Monthly Archives: May 2019

Tips for Transporting a Cactus in Your Garden (Part II)


How to Transplant a Cactus

Once you have loosened the roots, use the shovel to lift out the plant. Wrap a big garden hose around the plant and move it out of the hole. If the plant is huge, you might need a couple of helpers or even a vehicle for pulling.

Successfully moving a cactus necessitates new site preparation. The cactus roots must air dry for a couple of days before putting the plant in its new location. During this time, inspect the soil and amend it as needed. In sandy locations, put in 25% compost. In spots with rich or clay soil, add pumice to aid with drainage.

Dig a wide, shallow hole that is the same size as the original planting site. Put the cactus at the same exposure it had in the old planting location. This is one of the more vital details because it will reduce or stop sunburn. Cautiously lift the plant and put it in the right orientation in the prepared hole. Backfill around the roots and pat down.

After the Transplant

Make sure to thoroughly water your cactus plant to ensure it gets settled into it’s new home.

Water the plant deeply to settle the soil. Some special care is necessary for a number of months after transplanting a cactus. Water the plant two times per week for a month unless nighttime temps drop under 60 degrees F. In these instances, don’t water unless up to 16 weeks have gone by with no rain.

If the transplant takes place in summer or spring, cover the plant with shade cloth to stop burning. Keep the cloth in place for a month as the plant re-establishes and gets used to its new conditions.

Big plants over five feet in height will benefit from staking. After 30 days, reduce watering to every couple of weeks in the summer and a couple of times during winter. Look for signs of stress and handle every symptom individually. Within a couple of months, your plant should be well established and on its way to getting better from the moving process.

Tips for Transporting a Cactus in Your Garden (Part I)

If you’re planning to transport a cactus, doing so in colder weather is best.

Sometimes, mature cactus plants have to be transported. Transporting cacti in the landscape, particularly big specimens, can be difficult. This process poses more harm to you than the plant due to the thorns, spines, and other hazardous armor most of these plants have. Moving a cactus can be done at any time of the year. However, the best time is in cool weather. Below are a few tips on how to transplant a cactus without danger to you or the plant.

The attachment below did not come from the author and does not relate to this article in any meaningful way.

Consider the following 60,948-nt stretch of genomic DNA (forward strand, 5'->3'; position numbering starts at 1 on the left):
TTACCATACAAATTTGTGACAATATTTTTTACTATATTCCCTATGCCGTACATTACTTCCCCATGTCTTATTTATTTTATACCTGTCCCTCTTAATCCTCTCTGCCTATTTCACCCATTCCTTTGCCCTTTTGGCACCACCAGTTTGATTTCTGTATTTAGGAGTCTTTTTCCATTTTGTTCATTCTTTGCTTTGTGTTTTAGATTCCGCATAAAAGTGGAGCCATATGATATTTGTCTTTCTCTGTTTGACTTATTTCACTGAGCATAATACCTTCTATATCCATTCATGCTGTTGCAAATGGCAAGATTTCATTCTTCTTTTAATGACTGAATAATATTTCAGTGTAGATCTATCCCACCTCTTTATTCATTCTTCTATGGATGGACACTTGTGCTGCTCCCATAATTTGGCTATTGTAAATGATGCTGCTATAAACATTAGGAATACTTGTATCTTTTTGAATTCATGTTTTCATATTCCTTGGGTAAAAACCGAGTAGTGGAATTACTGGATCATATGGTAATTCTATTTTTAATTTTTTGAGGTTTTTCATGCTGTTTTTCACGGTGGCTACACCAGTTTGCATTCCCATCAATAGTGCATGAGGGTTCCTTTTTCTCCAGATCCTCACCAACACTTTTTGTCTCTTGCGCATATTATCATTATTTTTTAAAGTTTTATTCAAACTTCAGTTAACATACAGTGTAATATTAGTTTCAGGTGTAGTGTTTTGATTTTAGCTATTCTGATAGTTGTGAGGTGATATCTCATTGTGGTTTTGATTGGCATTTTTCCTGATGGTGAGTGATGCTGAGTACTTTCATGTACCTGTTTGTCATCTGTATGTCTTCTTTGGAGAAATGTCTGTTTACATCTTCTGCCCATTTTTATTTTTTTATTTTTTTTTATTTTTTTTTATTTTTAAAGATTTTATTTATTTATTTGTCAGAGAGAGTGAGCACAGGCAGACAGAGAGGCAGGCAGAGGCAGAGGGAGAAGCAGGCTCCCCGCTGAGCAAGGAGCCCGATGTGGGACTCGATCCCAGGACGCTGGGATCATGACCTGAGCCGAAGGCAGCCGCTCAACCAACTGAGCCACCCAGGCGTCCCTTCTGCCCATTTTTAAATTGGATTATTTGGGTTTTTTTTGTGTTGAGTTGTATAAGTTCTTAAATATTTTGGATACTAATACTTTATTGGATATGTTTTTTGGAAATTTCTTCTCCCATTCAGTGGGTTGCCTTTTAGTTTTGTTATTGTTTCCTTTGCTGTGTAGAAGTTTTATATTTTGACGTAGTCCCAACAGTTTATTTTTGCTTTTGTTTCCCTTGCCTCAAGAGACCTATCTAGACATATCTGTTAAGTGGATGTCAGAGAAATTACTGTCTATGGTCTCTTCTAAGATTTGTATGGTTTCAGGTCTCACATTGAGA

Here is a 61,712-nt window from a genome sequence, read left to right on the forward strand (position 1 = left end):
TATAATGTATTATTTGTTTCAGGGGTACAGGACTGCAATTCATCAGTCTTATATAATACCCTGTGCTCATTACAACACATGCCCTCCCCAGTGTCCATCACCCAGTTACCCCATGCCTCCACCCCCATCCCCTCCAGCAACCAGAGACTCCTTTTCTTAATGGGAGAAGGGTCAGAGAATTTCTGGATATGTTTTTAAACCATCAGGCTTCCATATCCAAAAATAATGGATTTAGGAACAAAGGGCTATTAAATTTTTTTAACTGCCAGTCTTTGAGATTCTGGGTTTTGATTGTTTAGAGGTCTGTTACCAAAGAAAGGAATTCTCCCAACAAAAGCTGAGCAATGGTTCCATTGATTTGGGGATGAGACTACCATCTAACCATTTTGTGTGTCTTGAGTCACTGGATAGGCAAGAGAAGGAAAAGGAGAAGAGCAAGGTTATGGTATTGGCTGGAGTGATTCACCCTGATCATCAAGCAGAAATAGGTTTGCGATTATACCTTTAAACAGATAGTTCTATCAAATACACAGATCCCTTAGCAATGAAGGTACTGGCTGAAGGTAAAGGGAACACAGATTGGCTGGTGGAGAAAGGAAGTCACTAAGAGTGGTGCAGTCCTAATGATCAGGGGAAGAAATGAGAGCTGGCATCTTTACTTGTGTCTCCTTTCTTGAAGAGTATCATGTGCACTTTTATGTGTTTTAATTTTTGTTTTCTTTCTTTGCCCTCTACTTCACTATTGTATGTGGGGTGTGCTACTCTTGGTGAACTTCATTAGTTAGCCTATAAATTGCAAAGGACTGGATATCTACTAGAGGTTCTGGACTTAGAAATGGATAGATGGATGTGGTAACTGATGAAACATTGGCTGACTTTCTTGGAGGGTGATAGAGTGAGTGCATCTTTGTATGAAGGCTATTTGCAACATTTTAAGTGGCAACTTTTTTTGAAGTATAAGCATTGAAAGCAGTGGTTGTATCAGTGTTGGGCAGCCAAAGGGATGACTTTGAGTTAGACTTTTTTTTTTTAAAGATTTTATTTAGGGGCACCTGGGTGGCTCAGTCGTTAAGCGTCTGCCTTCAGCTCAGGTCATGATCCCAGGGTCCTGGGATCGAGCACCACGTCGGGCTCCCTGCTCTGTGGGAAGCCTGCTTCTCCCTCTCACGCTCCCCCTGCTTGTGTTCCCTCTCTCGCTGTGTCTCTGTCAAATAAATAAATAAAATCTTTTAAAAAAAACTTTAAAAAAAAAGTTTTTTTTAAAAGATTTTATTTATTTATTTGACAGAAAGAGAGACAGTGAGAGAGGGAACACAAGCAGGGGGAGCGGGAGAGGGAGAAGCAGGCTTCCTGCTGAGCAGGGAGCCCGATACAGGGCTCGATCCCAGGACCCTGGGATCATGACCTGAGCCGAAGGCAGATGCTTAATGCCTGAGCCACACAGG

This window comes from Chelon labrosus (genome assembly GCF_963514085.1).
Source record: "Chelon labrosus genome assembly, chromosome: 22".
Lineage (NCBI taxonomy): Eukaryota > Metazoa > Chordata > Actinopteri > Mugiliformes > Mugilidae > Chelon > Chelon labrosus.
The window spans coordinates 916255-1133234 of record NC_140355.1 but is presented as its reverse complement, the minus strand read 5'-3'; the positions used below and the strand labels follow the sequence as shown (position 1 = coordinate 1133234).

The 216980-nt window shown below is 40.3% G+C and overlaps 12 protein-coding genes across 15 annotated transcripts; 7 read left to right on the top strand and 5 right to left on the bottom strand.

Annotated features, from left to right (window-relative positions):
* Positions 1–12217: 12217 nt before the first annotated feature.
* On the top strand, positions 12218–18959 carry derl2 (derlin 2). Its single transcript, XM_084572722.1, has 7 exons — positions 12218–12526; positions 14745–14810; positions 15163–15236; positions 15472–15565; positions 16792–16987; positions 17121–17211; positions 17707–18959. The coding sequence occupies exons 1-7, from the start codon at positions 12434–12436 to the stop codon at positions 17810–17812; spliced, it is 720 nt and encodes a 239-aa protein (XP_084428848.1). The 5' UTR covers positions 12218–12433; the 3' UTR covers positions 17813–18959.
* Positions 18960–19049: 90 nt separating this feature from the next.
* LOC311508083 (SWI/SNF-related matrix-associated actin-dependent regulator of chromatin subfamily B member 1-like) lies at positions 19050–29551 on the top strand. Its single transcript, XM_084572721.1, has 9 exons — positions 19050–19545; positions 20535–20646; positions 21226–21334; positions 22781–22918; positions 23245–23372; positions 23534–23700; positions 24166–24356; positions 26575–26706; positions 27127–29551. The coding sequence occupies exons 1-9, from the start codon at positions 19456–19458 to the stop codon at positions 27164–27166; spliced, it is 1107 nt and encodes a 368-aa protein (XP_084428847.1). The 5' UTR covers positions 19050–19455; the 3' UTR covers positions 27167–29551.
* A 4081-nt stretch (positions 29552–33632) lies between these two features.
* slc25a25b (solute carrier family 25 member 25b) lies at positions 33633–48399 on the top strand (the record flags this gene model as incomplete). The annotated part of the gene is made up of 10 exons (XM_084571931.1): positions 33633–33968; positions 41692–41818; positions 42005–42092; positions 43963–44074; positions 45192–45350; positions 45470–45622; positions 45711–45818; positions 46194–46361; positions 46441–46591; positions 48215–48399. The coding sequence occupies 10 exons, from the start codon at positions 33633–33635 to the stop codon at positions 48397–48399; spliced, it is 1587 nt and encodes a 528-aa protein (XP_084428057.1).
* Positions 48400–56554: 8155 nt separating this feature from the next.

Before Moving Cacti in the Landscape

Older cactus plants can get very big and need professional assistance to reduce plant damage. If you are determined to take on the process yourself, consider site preparation, have several extra hands available and prepare the plant carefully to avoid harming pads, limbs and causing yourself and your helpers any pain.

Only move healthy specimens that will have the best chance of re-establishing. A word to the wise: wild cactus cannot be harvested legally in most areas, so this information applies to cultivated cacti in the landscape only. Preparation is crucial when moving a cactus plant.

Mark the plant so you can put it in the same way in which it is growing. Plants with huge pads must be swaddled in an old blanket or something that will protect the limbs while giving you safety from the spines.

Don’t water

Watering before moving is a big no-no. First, it makes the pots heavier. Second, succulents don’t receive as much airflow in a vehicle and the soil won’t dry out as rapidly. This can swiftly cause your succulents to rot.

How to Transplant a Cactus

Start by digging a trench around the plant a couple of feet away and around 17 inches deep. Then begin prying around the plant cautiously. Cactus roots are typically near the surface but are delicate, so be gentle during this process.